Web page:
Refused by DA -- No Likelihood of Conviction
The FOX31 Problem Solvers analyzed every felony sexual assault case investigated by the Denver Police Department and presented to the DA's office from August 2014 to August 2016.
Of the 398 cases, the DA refused or dismissed entirely at least 278 of them. That's seven out of 10 rape victims who never got their day in court.
Of those, 222 were stamped with the same code: “Refused by the DA -- No Likelihood of Conviction.”
An analysis of the remaining 120 cases where someone was charged with a sexual offense found 43 adult rapists were convicted, with 27 sentenced to prison.
Morrissey said he expects Denver detectives to bring him every single sexual assault complaint so his team of prosecutors can make the decision whether or not to charge. Some other jurisdictions allow police to decide which cases are good.
“Would you rather have a district attorney saying that the elements of sexual assault are there or aren’t there or a sergeant from the police department? They don’t have law degrees,” Morrissey said. "Does that make our statistics look bad? I’d rather have our statistics look bad than have a victim be overlooked.”
Although Morrissey and his staff rereviewed Brittany’s case file, citing privacy concerns, they declined to go on the record as to the specific reasons they refused to prosecute.
Morrissey did understand Brittany’s case is similar to hundreds of others they declined.
“She says this wasn't consensual. He says it was,” Morrissey said. "You make sure you have what you have when you charge somebody with rape. That's a very serious allegation in this state. It carries a life sentence.”
“It sounds like you're weighing toward the accused rapists to give them a better break than the victim?" Morrissey was asked.
"When you say the system is weighed toward the rapist, towards the defendant, it is and it always has been," he said.
“I think the victims I've talked to who feel they haven't found justice from this office just want you to roll the dice a little,” Morrissey was told.
“We have the burden of proof. This isn't a ‘toss-up'. This isn't something you just throw up to the wall and see what the jury does,” Morrissey said. "That's not our business and it would be unethical to behave that way.”
Morrissey reiterated he is far from soft on sex crimes, citing his construction of a special sexual assault unit, expansion of cutting-edge DNA equipment and a new crime lab, plus an innovative Title IX program on college campuses.
And rapes tied to social media app dates aren't making prosecutions any easier, here or anywhere else in Colorado.
15 Tinder app rape reports in less than two years
Brittany’s case was not the first Tinder app-related sexual assault investigated by local police. There were eight alleged Tinder app rapes in Denver in the past 18 months.
Research located five more Tinder rape complaints in Colorado Springs, and one each in Boulder and Aurora over that same time frame.
A number of additional law enforcement agencies in Colorado could not locate Tinder app-related cases because they had no ability to conduct keyword searches.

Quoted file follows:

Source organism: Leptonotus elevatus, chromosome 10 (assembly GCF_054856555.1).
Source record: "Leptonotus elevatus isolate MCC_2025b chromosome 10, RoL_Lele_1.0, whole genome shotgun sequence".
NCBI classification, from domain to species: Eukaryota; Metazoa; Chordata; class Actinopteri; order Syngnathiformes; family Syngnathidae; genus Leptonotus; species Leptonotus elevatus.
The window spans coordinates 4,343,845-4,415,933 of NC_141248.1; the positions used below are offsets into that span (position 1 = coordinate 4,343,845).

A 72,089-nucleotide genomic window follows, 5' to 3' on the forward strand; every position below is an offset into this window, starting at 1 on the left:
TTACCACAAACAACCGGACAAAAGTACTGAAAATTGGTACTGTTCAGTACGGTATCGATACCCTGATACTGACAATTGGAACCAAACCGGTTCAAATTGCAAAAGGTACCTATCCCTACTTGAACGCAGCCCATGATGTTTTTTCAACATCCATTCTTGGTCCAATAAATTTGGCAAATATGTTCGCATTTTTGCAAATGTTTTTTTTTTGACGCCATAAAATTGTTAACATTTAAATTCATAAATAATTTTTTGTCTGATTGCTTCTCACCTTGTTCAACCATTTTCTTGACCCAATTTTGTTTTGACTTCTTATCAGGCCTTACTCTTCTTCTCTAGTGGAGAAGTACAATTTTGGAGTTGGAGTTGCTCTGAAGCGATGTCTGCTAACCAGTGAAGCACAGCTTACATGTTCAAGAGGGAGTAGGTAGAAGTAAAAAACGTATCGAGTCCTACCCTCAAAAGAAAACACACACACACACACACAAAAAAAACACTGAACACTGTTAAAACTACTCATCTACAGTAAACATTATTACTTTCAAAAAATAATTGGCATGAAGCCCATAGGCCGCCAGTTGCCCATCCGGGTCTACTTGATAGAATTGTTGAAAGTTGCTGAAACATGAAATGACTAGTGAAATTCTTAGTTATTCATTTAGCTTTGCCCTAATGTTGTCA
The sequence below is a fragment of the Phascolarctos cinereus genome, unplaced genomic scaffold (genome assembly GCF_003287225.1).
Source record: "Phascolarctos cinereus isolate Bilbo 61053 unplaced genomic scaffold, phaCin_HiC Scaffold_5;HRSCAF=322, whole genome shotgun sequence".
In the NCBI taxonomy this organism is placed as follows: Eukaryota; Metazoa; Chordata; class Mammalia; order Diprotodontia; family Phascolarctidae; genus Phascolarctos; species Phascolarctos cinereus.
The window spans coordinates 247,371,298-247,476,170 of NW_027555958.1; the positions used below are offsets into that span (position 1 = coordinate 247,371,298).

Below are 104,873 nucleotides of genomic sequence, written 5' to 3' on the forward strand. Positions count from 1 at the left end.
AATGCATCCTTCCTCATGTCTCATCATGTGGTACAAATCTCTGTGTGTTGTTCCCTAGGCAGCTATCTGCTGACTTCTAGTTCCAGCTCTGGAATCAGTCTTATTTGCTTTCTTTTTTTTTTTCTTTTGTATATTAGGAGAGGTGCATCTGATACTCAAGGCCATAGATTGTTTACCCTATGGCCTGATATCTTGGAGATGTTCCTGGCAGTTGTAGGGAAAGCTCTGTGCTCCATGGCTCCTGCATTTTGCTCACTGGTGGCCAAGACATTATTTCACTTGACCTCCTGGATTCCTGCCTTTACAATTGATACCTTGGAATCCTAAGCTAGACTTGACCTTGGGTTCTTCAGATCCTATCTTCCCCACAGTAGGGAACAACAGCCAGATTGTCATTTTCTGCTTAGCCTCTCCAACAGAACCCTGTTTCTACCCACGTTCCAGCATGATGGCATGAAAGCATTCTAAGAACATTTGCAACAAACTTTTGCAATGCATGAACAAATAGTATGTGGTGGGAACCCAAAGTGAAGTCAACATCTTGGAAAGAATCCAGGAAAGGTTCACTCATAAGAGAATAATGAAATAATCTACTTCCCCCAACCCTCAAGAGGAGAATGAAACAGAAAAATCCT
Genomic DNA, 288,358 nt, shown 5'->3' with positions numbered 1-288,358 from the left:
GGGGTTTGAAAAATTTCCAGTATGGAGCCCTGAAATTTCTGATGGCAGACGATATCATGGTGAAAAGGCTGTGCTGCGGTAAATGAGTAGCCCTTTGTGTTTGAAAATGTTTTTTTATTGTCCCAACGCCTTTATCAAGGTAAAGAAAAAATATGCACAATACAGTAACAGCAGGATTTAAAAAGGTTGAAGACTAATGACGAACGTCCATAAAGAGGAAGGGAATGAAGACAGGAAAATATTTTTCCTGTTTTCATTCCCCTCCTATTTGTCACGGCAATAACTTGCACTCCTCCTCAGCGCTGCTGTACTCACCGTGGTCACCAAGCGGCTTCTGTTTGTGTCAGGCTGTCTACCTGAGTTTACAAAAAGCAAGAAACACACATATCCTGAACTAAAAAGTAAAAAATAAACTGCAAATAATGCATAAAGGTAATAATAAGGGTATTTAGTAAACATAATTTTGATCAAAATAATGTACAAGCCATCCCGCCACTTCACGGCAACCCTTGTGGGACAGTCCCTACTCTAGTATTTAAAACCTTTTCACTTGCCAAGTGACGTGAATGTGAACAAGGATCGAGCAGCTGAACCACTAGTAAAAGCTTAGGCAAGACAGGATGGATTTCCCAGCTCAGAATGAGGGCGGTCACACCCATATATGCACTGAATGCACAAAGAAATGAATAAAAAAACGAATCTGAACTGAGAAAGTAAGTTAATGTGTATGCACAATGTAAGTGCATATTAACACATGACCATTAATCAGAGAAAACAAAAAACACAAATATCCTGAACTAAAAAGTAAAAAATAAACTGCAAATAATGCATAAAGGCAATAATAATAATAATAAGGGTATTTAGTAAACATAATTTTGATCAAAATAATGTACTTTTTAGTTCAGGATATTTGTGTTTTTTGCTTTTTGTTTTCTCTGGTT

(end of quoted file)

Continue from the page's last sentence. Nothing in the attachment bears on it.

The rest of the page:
Karmen Carter, executive director of the rape crisis center The Blue Bench, said dating apps have added a new way for perpetrators to pick potential victims.
“Unfortunately, all of the dating apps, we have victims who have met people through those, in that that way,” Carter said. “It’s never the victim's fault and so by going out on a date with someone met on Tinder doesn’t mean you did something wrong. Perpetrators have a purpose, so they are going to be super nice, do a lot of good things because they have this goal to ultimately hurt someone.”
The Blue Bench did not criticize the DA’s office, but did compliment the Denver Police Department.
Carter said police have fully embraced the national campaign "Start by Believing," promoted by End Violence Against Women International.
“Our community, our culture really doesn’t support victims of sexual assault,” Carter said. “Victims of sexual assault are often not believed. Their behavior is almost always questioned.”
Carter emphasized The Blue Bench works with survivors who might or might not want to seek justice, but it’s important to walk with them through the healing process either way.
“It makes a difference; if the first person they tell believes them, a friend a family member, hotline or police, if that first person believes them they have more hope others will believe them,” Carter said.
As for Brittany, she said she hopes her treatment gives other rape survivors the courage to move forward.
“I have nothing to be ashamed of, so by me reporting it, I wanted to save someone else from what I had to go through,” Brittany said. “A sexual assault is a sexual assault. Like, just because I agreed to meet someone and go on a date and I ended up being assaulted doesn’t make it any less of an assault.”
If you've been sexually assaulted and need help, visit TheBlueBench.org. You can call the sexual assault hotline at 303-322-7273 or 888-394-8044. For help in Spanish, call 303-329-0031.
If you need to report a crime in Denver, visit Denvergov.org.